*The Beauty and the Geek

For a few years now, I have been spending a lot of time thinking how great it must be to be so good looking that you don’t need to have a personality. Naturally, this idea had occurred to me before, but it was a real-life encounter with a genuine beauty that unequivocally brought the truth of it home to me.

Back in 2002, when I was working at a publishing company, I went to the launch of a book written by the proprietors of a modelling agency. Now, when it comes to the women they represented, I’m not talking top-shelf models; I’m not talking anyone you would have heard of. But, even so, which could not be less typical of a book launch, the guests were a dazzling array of individuals. At one stage, a photographer wanted to take a picture of one of the models, and we from the publishing company who happened to be in her ambit were ordered out of the way. It was clear from the photographer’s manner that this was less because he wanted a picture of the model by herself than because we were just too hideous for him to engage with.

There’s one guest in particular I remember, though: a model whom I shall call ‘B’, largely because I don’t actually remember her name. I haven’t forgotten it because I wasn’t interested enough to remember it; I just never listen when people are introduced to me, because all I’m thinking about is the impression I am making on them. Anyway, I noticed B early on, because she had arrived at the frivolities right on the dot of the appointed time, and so was initially stuck standing around by herself, awkwardly clutching a handbag. Now, the thing about B was that she was the most gorgeous creature I have ever seen in the flesh. My humble words will fail to describe her adequately, so I won’t even try, but suffice to say that it appeared that various of the earth’s most attractive races had combined to create a perfect specimen of humanity.

B and I ended up spending hours and hours together at the launch; the only possible reason for this was that, despite the fact she’d apparently been invited, she didn’t know anyone there. Whatever the reason, though, talking to her was nothing less than an education. Much of her conversation consisted of tales of her, most unpleasant, history with men. The most notable of these concerned her having had as a boyfriend an Australian comedian with so many horrid projects to his name that if I told you to whom I’m referring, you would weep with embarrassment for B at the fact that she had ever publicly stepped out with him, let alone discussed with random strangers having done so. What was most awful to hear was that this man, despite his physical unattractiveness and microscopic talent, treated her very badly, having seen fit constantly to criticise her intelligence and abilities. And, what’s worse, this fellow wasn’t even the first such unattractive man who’d got a bang out of behaving in such a manner.

Too, what struck me when talking to B was not merely the content of her talk but the way in which she conducted a conversation. We spoke of nothing but her (not that I minded, as her life was about a million times as interesting as mine was) and she didn’t seem to understand the notion of participating in a dialogue. B had no problem telling me about anything, from her, alleged, bisexuality to the fact she had, she claimed, had ribs removed to improve her silhouette; fine with me, but she just threw out each subject, with no preamble and with no connection between them, and without waiting for any response. Actually, I had to admire the fact that she didn’t simulate listening to me while sitting there thinking about herself, the way I would have. Instead, she didn’t even pretend our talk was a two-way street.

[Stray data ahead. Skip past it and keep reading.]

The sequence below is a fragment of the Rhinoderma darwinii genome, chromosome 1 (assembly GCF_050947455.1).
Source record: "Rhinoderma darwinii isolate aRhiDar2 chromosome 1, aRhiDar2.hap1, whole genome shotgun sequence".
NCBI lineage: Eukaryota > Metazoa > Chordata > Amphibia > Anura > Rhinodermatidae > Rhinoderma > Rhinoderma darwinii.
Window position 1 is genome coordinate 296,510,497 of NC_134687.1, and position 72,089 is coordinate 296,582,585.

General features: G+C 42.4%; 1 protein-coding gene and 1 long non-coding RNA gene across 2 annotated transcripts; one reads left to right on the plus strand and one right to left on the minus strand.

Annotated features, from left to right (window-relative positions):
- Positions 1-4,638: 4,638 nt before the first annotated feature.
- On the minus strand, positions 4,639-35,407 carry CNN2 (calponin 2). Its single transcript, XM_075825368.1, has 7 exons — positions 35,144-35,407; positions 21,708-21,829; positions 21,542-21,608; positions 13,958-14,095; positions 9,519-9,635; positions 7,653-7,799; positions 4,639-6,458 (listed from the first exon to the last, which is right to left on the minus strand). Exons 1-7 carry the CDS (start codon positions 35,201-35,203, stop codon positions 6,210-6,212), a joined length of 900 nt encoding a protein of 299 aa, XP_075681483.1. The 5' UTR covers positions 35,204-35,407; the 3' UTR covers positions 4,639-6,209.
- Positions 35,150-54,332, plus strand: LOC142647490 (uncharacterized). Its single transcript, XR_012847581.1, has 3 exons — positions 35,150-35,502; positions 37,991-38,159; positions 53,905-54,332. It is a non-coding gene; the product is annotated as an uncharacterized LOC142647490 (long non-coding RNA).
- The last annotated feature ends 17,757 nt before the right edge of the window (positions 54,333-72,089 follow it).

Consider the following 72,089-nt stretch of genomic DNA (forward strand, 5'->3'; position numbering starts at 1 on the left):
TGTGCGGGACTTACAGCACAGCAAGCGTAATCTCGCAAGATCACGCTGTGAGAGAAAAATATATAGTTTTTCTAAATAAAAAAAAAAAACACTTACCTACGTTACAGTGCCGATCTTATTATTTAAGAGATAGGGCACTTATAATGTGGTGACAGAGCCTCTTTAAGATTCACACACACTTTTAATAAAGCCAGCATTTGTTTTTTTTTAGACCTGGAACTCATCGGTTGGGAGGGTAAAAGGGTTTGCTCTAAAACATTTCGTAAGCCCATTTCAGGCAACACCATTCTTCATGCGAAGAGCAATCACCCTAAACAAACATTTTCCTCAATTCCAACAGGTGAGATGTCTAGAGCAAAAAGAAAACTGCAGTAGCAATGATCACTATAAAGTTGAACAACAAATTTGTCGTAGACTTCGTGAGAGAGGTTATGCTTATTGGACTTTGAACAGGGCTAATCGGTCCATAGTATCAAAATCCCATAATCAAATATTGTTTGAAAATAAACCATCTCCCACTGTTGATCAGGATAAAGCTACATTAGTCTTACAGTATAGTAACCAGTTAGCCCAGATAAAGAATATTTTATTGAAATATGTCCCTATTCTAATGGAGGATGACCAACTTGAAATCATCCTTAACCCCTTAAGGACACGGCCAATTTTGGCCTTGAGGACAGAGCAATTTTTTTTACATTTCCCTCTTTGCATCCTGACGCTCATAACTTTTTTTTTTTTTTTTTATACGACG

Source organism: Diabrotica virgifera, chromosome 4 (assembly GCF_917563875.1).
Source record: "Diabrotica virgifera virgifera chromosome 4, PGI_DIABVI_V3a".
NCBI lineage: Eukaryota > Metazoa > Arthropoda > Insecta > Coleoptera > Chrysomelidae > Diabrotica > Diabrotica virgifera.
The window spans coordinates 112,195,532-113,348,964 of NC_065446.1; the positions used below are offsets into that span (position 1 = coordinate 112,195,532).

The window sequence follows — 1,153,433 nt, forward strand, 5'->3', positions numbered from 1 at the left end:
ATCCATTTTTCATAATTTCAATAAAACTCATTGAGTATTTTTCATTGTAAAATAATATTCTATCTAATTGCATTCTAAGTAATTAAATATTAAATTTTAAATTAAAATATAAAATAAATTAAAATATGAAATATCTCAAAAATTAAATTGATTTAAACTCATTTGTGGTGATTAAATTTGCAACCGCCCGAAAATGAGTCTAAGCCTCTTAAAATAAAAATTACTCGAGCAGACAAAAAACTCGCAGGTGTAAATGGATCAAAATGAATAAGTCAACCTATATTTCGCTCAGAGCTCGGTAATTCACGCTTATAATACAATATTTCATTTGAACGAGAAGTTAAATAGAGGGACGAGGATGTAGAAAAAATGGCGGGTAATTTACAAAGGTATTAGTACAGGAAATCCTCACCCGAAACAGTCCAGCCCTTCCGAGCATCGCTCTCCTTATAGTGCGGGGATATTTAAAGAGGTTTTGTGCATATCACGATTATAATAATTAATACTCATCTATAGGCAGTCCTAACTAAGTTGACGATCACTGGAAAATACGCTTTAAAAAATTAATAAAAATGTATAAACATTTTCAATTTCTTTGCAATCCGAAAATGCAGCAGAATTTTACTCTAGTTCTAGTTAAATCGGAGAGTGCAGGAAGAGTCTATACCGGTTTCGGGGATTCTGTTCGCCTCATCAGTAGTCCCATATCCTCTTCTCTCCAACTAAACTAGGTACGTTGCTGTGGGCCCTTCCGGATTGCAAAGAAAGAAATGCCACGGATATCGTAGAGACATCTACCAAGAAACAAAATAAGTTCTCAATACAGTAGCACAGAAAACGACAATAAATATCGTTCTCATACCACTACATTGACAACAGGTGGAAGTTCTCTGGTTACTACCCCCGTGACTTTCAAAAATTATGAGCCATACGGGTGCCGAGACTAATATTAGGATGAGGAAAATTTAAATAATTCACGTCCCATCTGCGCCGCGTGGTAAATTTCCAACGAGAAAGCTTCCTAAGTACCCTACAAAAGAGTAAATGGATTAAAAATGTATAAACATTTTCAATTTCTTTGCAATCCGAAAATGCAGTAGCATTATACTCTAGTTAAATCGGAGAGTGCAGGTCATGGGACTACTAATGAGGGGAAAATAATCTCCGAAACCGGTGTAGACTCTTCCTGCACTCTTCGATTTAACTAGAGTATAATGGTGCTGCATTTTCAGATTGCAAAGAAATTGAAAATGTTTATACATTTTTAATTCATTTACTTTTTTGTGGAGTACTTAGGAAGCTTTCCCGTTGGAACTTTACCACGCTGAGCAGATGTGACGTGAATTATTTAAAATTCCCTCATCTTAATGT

B was clearly someone who had never had to learn the rules of social intercourse, because she was so lovely to look at that her physical presence was all that she needed to supply. Can you imagine how sweet life would be if you never had to worry about holding up your end of a discussion? I would feel a lot better about the prospect of parties if I knew I wouldn’t spend them suffering the torment of, first, having to find someone to talk to and, second, wondering throughout the conversation whether they were only talking to me out of kindness and should I therefore excuse myself, as an act of kindness on my part, or would I be hurting their feelings by doing so, which would be especially unfortunate if the day came that I had to beg some kind of favour from them. If I looked like B, on the other hand, I could be confident that the other person would merely be grateful that I was having anything whatsoever to do with them.

All right now, you may think that the story I am telling you about B and her ill-treatment at the hands of repulsive male entertainers contradicts my views on how desirable it would be to be so good looking that you don’t need any other attributes. But, on the other hand, it’s only because B was so beautiful that I still recall so vividly so much of what she said to me. You can’t tell me that she recalls in the same detail what I said to her, or even that she remembers me at all. While, for me, spending an evening talking to her was as exotic and exciting as if I’d spent it dodging the clones in Richard T Heffron’s Futureworld.

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